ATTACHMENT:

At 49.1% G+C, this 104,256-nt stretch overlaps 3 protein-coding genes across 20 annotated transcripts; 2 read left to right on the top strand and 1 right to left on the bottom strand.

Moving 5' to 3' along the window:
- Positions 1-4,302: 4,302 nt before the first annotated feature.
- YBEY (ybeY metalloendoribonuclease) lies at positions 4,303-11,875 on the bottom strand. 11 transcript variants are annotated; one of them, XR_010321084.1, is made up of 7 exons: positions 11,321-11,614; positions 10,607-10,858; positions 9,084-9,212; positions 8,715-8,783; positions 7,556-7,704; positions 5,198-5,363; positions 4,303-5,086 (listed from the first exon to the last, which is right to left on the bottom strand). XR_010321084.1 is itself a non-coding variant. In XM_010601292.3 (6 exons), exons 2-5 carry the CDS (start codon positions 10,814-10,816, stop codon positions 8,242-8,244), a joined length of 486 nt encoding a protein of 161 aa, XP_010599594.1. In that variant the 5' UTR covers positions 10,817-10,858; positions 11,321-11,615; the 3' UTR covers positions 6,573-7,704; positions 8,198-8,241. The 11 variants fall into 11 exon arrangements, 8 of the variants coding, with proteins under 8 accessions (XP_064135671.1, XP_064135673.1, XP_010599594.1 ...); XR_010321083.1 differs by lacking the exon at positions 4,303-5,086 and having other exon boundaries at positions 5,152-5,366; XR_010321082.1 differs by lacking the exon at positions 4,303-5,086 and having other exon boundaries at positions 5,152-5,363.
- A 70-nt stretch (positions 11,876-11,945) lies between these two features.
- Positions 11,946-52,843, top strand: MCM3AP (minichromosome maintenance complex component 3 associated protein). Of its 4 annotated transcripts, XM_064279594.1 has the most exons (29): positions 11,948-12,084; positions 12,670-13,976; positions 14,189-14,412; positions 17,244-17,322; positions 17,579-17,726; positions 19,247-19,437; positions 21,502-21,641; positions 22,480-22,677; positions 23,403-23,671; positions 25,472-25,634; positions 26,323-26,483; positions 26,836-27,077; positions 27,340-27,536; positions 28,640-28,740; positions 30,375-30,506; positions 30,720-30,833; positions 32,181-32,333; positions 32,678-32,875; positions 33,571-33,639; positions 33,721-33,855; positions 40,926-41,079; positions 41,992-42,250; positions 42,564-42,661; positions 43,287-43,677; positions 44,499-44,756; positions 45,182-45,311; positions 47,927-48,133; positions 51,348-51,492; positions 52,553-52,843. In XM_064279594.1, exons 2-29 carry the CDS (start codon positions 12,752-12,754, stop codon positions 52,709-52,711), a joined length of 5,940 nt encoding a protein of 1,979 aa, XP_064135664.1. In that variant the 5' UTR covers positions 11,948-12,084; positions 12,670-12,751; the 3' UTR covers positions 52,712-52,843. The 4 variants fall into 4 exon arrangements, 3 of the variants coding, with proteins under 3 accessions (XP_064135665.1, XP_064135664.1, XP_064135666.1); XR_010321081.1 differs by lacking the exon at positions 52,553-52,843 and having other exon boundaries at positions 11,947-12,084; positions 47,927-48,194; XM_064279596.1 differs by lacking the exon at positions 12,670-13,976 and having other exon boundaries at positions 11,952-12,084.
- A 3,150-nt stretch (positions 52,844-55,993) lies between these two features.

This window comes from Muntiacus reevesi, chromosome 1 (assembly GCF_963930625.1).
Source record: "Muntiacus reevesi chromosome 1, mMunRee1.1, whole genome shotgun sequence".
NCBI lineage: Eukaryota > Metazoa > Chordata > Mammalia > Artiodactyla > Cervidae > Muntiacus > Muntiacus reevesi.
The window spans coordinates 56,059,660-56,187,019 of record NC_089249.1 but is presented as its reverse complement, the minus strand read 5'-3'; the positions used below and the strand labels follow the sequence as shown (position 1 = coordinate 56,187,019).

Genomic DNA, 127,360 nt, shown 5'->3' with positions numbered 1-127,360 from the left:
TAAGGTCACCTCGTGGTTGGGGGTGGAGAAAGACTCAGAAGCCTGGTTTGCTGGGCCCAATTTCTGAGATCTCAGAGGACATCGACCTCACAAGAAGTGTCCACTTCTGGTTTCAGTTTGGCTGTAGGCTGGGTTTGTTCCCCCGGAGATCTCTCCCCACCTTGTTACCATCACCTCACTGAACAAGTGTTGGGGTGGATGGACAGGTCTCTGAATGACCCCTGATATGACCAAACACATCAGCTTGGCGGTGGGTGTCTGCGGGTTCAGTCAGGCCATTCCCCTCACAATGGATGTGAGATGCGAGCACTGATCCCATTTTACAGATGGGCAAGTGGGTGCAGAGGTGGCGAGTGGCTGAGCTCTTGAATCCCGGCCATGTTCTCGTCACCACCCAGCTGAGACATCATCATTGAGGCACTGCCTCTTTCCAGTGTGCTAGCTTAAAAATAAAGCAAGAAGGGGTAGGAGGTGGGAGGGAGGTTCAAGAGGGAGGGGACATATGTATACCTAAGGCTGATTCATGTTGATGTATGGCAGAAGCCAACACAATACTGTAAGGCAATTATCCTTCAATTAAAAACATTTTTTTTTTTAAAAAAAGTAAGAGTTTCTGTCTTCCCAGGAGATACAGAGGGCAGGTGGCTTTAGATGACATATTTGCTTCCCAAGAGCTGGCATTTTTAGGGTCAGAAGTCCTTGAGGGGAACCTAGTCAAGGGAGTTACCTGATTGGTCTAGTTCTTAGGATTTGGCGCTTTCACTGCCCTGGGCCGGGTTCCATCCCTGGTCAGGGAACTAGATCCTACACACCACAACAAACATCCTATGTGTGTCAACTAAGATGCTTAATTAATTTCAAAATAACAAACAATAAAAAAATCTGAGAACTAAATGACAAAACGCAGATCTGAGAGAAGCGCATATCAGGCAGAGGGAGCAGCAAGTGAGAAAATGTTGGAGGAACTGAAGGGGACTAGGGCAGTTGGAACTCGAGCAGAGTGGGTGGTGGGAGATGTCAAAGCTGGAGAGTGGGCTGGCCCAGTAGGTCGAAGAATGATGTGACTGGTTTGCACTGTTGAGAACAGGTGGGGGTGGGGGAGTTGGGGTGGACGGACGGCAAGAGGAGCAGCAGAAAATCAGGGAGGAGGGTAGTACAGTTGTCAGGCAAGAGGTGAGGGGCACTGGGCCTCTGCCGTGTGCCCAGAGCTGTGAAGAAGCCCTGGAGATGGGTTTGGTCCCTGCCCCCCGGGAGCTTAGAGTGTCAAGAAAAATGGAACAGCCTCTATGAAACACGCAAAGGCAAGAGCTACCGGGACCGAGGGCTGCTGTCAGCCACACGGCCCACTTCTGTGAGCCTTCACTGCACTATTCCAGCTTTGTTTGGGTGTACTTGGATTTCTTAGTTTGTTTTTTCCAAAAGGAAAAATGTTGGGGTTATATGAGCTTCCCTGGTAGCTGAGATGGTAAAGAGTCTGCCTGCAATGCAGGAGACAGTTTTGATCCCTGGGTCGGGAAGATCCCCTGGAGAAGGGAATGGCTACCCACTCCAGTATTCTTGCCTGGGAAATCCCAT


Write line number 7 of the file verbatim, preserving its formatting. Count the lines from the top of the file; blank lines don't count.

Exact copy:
- A 3,150-nt stretch (positions 52,844-55,993) lies between these two features.